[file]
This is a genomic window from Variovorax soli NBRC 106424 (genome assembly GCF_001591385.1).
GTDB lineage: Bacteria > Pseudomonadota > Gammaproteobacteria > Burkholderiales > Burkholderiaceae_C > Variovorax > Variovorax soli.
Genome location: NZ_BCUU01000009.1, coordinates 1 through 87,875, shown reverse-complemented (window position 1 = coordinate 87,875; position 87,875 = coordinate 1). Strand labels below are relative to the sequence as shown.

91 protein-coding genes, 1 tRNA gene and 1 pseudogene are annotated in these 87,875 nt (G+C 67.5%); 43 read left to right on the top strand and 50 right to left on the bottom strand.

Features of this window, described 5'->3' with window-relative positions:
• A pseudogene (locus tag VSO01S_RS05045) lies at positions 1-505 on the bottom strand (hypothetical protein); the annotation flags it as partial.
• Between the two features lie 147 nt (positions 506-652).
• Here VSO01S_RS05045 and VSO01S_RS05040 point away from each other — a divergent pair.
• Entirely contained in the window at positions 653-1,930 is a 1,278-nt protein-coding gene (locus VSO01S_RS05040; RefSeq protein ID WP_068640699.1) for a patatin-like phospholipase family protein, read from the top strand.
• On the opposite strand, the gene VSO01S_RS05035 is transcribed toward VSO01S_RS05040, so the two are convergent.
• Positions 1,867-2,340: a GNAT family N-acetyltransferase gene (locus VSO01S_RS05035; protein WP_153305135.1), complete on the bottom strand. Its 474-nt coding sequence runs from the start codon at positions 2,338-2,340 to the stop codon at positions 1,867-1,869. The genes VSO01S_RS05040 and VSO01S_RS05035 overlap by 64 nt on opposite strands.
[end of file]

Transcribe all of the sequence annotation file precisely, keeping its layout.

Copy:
This is a genomic window from Variovorax soli NBRC 106424 (genome assembly GCF_001591385.1).
GTDB lineage: Bacteria > Pseudomonadota > Gammaproteobacteria > Burkholderiales > Burkholderiaceae_C > Variovorax > Variovorax soli.
Genome location: NZ_BCUU01000009.1, coordinates 1 through 87,875, shown reverse-complemented (window position 1 = coordinate 87,875; position 87,875 = coordinate 1). Strand labels below are relative to the sequence as shown.

91 protein-coding genes, 1 tRNA gene and 1 pseudogene are annotated in these 87,875 nt (G+C 67.5%); 43 read left to right on the top strand and 50 right to left on the bottom strand.

Features of this window, described 5'->3' with window-relative positions:
• A pseudogene (locus tag VSO01S_RS05045) lies at positions 1-505 on the bottom strand (hypothetical protein); the annotation flags it as partial.
• Between the two features lie 147 nt (positions 506-652).
• Here VSO01S_RS05045 and VSO01S_RS05040 point away from each other — a divergent pair.
• Entirely contained in the window at positions 653-1,930 is a 1,278-nt protein-coding gene (locus VSO01S_RS05040; RefSeq protein ID WP_068640699.1) for a patatin-like phospholipase family protein, read from the top strand.
• On the opposite strand, the gene VSO01S_RS05035 is transcribed toward VSO01S_RS05040, so the two are convergent.
• Positions 1,867-2,340: a GNAT family N-acetyltransferase gene (locus VSO01S_RS05035; protein WP_153305135.1), complete on the bottom strand. Its 474-nt coding sequence runs from the start codon at positions 2,338-2,340 to the stop codon at positions 1,867-1,869. The genes VSO01S_RS05040 and VSO01S_RS05035 overlap by 64 nt on opposite strands.